As we enter the month of October in the mountain state the rolling hills begin their transformation into gold and crimson shades, the cool mountain air begins to settle in the valleys, and we collectively celebrate the return of the fall season. With this seasonal change comes the return of fall sports and, unfortunately, athletic injuries. One injury that we could see an increased prevalence of this season is concussion and persistent concussion syndrome. As physical therapists we need to be prepared to help our communities and teams manage unwanted injuries. Are you ready to include managing concussion and persistent concussion syndrome in that task?
Concussion is now recognized as a brain injury. It is not a structural injury, but rather a functional injury. Though the exact pathophysiology of concussion requires continued research, we know that concussion can affect various systems throughout the human body. Because of this, concussion cannot always be detected with advanced medical imaging of the brain alone. When examining a patient post-concussion there are five primary domains that the physical therapist should consider: vestibular oculomotor; cervicogenic; cardiovascular; metabolic; and psychological. A clinical examination that incorporates these domains will help guide the clinician to the best matched treatment for the patient.
The physical therapist should consider the following tests and multi-disciplinary team members within each domain when examining a patient post-concussion: (See table)
|Domain of Concussion Symptom||Assessments for the Physical Therapist||Multidisciplinary Team Management|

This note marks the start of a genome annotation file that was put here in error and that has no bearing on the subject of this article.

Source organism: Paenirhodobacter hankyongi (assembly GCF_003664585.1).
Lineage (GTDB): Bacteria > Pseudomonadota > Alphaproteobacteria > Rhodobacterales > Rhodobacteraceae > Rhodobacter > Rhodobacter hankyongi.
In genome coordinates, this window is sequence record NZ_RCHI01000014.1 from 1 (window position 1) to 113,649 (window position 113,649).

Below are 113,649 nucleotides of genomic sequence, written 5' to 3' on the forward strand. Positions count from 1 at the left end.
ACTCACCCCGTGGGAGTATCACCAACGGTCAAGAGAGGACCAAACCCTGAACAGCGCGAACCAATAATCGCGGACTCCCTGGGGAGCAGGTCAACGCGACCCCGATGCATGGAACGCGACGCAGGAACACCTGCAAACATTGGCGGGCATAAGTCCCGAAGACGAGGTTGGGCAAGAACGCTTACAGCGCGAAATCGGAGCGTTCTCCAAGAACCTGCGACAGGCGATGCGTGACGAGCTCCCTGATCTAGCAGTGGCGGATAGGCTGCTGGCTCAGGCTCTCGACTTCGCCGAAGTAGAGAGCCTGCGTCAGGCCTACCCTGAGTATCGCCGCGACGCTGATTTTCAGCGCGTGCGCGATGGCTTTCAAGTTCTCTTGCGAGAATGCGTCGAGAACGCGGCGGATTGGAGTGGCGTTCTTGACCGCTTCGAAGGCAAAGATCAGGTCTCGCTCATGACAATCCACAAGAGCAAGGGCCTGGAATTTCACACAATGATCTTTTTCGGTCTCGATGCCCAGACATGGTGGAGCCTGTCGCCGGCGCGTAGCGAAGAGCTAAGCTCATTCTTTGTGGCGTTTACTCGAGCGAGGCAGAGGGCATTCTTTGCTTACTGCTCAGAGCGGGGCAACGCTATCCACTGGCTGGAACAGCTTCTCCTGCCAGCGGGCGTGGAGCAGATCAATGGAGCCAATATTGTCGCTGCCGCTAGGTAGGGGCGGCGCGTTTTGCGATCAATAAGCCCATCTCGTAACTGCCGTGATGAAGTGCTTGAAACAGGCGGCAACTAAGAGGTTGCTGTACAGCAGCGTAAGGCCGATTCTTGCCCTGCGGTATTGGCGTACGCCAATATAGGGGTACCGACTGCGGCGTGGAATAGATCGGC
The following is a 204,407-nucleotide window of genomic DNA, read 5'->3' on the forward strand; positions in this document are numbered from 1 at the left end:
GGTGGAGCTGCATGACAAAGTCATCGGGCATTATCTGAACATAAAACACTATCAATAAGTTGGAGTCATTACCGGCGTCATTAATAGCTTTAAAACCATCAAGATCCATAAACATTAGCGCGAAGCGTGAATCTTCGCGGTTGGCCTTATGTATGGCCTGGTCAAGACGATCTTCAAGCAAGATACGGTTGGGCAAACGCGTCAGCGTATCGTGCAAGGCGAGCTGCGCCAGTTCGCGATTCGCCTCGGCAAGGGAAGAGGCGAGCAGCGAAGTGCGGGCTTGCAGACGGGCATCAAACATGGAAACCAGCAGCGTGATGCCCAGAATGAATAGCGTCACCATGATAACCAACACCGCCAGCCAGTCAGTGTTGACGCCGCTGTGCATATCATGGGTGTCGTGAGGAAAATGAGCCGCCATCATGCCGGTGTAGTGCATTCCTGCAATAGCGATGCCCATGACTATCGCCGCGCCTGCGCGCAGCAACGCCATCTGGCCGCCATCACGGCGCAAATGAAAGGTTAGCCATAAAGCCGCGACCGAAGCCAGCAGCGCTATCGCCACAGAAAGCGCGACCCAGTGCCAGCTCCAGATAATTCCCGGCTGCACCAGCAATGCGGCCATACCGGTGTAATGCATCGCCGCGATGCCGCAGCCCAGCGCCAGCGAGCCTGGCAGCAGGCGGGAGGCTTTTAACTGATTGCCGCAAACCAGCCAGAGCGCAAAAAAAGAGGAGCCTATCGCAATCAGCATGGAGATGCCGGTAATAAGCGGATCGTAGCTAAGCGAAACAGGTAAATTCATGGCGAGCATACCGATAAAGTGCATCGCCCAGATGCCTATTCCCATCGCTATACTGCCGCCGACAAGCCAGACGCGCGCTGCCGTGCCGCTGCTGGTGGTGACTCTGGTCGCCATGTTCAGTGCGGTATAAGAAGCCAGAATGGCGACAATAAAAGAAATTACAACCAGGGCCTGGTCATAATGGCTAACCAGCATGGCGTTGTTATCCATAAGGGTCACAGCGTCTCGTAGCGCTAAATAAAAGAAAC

|Vestibular Oculomotor||Vestibular Ocular Reflex (VOR) assessment in horizontal and vertical planes|
Smooth Pursuit Test
|Cervicogenic||Cervical active range of motion assessment|
Cervical flexion rotation test
Rotatory chair test
|Physiatry, Neurology, Orthopedics|
|Cardiovascular||Assessment of resting vital signs including heart rate, heart rate variability, blood pressure, and oxygen saturation|
Assessment of vital signs and rate of perceived exertion with exertional aerobic activity
|Cardiology, Exercise Physiology|
|Metabolic||Screening dietary and nutritional habits|
Screening recent lab work
Screening past medical history
|Endocrinologist, Registered Dietician, Functional Medicine Doctor|
Timing is critical in the management of concussion! Prescribing the correct treatment plan based on the symptom manifestation can greatly help to accelerate the timeline of recovery. Recognize that not every patient will present with the same symptoms post-concussion and therefore careful examination is required. If you are a physical therapist working with an athlete post-concussion this fall, consider the above domains in the management of their care. I would additionally encourage the physical therapist to establish a relationship with other medical providers, such as those listed in the graphic above, because managing a patient post-concussion can require teamwork.